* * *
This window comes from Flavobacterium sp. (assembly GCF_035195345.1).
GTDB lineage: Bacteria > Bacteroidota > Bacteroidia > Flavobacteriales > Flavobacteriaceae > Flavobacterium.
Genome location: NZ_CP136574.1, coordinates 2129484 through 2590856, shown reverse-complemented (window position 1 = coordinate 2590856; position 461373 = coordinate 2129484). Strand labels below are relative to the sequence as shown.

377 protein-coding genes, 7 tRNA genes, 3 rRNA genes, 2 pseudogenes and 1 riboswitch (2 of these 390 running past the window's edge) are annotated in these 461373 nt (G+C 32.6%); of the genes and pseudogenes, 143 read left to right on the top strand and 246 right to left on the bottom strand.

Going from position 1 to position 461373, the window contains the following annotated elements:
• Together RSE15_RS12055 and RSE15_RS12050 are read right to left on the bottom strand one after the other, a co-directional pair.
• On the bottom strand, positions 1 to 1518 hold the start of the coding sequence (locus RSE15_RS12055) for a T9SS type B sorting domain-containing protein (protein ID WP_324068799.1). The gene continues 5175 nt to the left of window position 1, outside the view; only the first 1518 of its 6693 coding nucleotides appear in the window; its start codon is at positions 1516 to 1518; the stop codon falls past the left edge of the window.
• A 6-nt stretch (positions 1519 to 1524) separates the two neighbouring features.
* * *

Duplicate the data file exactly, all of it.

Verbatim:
This window comes from Flavobacterium sp. (assembly GCF_035195345.1).
GTDB lineage: Bacteria > Bacteroidota > Bacteroidia > Flavobacteriales > Flavobacteriaceae > Flavobacterium.
Genome location: NZ_CP136574.1, coordinates 2129484 through 2590856, shown reverse-complemented (window position 1 = coordinate 2590856; position 461373 = coordinate 2129484). Strand labels below are relative to the sequence as shown.

377 protein-coding genes, 7 tRNA genes, 3 rRNA genes, 2 pseudogenes and 1 riboswitch (2 of these 390 running past the window's edge) are annotated in these 461373 nt (G+C 32.6%); of the genes and pseudogenes, 143 read left to right on the top strand and 246 right to left on the bottom strand.

Going from position 1 to position 461373, the window contains the following annotated elements:
• Together RSE15_RS12055 and RSE15_RS12050 are read right to left on the bottom strand one after the other, a co-directional pair.
• On the bottom strand, positions 1 to 1518 hold the start of the coding sequence (locus RSE15_RS12055) for a T9SS type B sorting domain-containing protein (protein ID WP_324068799.1). The gene continues 5175 nt to the left of window position 1, outside the view; only the first 1518 of its 6693 coding nucleotides appear in the window; its start codon is at positions 1516 to 1518; the stop codon falls past the left edge of the window.
• A 6-nt stretch (positions 1519 to 1524) separates the two neighbouring features.